Channel 4 show Married At First Sight will marry off long-time singletons who haven't met before they hit the aisle. Reuters

Channel 4 is planning a new show that will pair off and marry long-time singletons then follow the first six weeks of their marriage.

Roughly 200 people applied to the show, called Married at First Sight, with experts pairing up the singletons based on "scientific and sociological criteria", according to a Channel 4 press release.

In the show, the couples will meet for the first time at the altar, get married in front of their family and friends and then have their wedded lives documented by Channel 4 for the duration of the six-week show.

The show is based on the format of a similar show in Denmark which was criticised by political and religious groups for undermining the notion of marriage.

Among those critics is Harry Benson, of the non-religious Marriage Foundation, who expressed reservations about the idea but who wished the couples his best. "Instead of getting married with clarity and intent about their future," Benson told The Evening Standard, "these couples will still be in a relationship that is riddled with ambiguity.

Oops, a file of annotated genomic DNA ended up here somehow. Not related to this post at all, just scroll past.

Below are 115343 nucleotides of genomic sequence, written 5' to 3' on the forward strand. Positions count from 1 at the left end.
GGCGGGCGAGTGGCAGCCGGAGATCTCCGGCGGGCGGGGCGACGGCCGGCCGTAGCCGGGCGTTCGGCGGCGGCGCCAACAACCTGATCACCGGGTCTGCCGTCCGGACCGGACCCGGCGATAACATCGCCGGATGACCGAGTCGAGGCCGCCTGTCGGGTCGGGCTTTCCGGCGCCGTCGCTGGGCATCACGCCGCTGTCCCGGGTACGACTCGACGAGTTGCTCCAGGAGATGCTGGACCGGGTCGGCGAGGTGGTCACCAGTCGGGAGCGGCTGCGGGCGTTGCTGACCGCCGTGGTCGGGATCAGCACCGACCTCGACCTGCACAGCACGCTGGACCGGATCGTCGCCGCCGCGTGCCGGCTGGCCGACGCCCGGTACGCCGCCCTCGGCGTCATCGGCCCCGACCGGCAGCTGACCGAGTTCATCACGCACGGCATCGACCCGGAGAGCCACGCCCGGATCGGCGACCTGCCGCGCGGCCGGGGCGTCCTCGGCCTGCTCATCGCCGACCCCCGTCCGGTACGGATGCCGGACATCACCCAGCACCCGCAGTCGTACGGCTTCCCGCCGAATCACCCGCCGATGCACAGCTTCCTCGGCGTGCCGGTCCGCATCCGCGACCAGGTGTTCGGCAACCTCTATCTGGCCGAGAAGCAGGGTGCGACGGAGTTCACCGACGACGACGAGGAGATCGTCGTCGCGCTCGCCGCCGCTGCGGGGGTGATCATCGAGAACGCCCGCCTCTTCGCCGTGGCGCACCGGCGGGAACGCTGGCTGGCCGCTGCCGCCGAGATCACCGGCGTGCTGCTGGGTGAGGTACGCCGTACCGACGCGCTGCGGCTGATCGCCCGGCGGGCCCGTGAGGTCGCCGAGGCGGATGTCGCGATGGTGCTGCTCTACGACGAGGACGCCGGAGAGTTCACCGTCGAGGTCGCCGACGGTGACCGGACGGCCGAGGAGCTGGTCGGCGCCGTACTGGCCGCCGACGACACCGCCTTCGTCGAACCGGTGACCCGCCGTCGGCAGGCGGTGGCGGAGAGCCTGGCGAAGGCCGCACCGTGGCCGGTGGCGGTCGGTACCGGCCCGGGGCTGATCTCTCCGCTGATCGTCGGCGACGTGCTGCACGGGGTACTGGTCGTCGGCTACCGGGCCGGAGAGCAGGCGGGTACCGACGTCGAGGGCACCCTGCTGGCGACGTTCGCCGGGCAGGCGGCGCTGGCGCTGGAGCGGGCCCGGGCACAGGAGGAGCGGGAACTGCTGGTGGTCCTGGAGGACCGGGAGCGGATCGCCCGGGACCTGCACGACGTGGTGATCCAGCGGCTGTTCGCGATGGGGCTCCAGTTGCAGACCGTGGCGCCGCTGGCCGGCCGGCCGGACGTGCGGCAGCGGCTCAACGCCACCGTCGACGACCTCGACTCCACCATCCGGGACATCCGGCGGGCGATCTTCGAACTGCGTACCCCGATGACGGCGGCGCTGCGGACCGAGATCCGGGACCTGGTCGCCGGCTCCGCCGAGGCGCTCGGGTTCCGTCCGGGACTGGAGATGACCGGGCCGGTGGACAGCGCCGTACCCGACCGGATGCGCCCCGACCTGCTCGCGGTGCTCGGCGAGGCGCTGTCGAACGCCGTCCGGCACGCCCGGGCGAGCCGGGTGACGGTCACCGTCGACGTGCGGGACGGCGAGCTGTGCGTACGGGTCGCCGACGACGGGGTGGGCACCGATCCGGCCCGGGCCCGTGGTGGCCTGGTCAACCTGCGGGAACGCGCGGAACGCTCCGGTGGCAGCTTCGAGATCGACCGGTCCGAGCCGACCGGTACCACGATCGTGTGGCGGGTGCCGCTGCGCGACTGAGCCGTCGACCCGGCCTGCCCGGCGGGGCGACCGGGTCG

"Nobody gets married with an easy opt-out clause a few weeks later. It simply undermines commitment from the very beginning."

In Denmark, none of the three couples that were set up lasted more than a year, with one splitting up immediately after the show had finished filming.

The show's announcement came as part of a slew of new programming that also includes Dementiaville, about the treatment of dementia, and The Police Commissioner, which follows Kent's first elected Police and Crime Commissioner Ann Barnes.

For Channel 4, Married At First Sight is another controversial show in line with – but not necessarily as controversial as – Benefits Street and Drugs Live.

Married At First Sight is coming soon on Channel 4.